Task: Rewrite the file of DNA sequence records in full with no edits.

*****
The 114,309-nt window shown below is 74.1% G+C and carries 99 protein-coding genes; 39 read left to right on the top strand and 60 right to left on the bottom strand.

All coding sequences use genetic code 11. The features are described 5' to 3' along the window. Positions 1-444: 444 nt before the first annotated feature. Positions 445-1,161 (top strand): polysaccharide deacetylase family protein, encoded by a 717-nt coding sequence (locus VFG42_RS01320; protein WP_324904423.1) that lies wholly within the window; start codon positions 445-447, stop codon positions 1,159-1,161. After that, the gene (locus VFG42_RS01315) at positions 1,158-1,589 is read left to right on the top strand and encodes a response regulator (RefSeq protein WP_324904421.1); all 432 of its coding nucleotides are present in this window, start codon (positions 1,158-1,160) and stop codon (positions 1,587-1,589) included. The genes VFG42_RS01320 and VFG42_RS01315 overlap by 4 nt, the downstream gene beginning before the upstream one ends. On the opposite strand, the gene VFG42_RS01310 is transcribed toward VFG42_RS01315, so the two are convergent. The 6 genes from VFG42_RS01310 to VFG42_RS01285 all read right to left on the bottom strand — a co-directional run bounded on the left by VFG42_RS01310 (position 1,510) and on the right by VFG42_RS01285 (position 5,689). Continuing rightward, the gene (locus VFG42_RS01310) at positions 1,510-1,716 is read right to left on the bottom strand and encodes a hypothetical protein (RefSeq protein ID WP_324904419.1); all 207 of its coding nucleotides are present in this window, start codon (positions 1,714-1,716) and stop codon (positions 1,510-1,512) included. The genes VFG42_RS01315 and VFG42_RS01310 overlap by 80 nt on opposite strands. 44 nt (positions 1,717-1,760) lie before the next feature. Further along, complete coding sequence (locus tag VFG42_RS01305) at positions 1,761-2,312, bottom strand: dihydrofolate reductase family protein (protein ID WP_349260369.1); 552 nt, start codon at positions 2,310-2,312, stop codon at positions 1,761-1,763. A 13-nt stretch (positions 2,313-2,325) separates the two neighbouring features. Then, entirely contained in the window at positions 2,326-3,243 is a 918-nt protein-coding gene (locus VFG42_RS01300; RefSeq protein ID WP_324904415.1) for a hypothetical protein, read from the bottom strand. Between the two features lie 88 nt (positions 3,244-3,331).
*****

The 114,309-nt window shown below is 74.1% G+C and carries 99 protein-coding genes; 39 read left to right on the top strand and 60 right to left on the bottom strand.

All coding sequences use genetic code 11. The features are described 5' to 3' along the window. Positions 1-444: 444 nt before the first annotated feature. Positions 445-1,161 (top strand): polysaccharide deacetylase family protein, encoded by a 717-nt coding sequence (locus VFG42_RS01320; protein WP_324904423.1) that lies wholly within the window; start codon positions 445-447, stop codon positions 1,159-1,161. After that, the gene (locus VFG42_RS01315) at positions 1,158-1,589 is read left to right on the top strand and encodes a response regulator (RefSeq protein WP_324904421.1); all 432 of its coding nucleotides are present in this window, start codon (positions 1,158-1,160) and stop codon (positions 1,587-1,589) included. The genes VFG42_RS01320 and VFG42_RS01315 overlap by 4 nt, the downstream gene beginning before the upstream one ends. On the opposite strand, the gene VFG42_RS01310 is transcribed toward VFG42_RS01315, so the two are convergent. The 6 genes from VFG42_RS01310 to VFG42_RS01285 all read right to left on the bottom strand — a co-directional run bounded on the left by VFG42_RS01310 (position 1,510) and on the right by VFG42_RS01285 (position 5,689). Continuing rightward, the gene (locus VFG42_RS01310) at positions 1,510-1,716 is read right to left on the bottom strand and encodes a hypothetical protein (RefSeq protein ID WP_324904419.1); all 207 of its coding nucleotides are present in this window, start codon (positions 1,714-1,716) and stop codon (positions 1,510-1,512) included. The genes VFG42_RS01315 and VFG42_RS01310 overlap by 80 nt on opposite strands. 44 nt (positions 1,717-1,760) lie before the next feature. Further along, complete coding sequence (locus tag VFG42_RS01305) at positions 1,761-2,312, bottom strand: dihydrofolate reductase family protein (protein ID WP_349260369.1); 552 nt, start codon at positions 2,310-2,312, stop codon at positions 1,761-1,763. A 13-nt stretch (positions 2,313-2,325) separates the two neighbouring features. Then, entirely contained in the window at positions 2,326-3,243 is a 918-nt protein-coding gene (locus VFG42_RS01300; RefSeq protein ID WP_324904415.1) for a hypothetical protein, read from the bottom strand. Between the two features lie 88 nt (positions 3,244-3,331).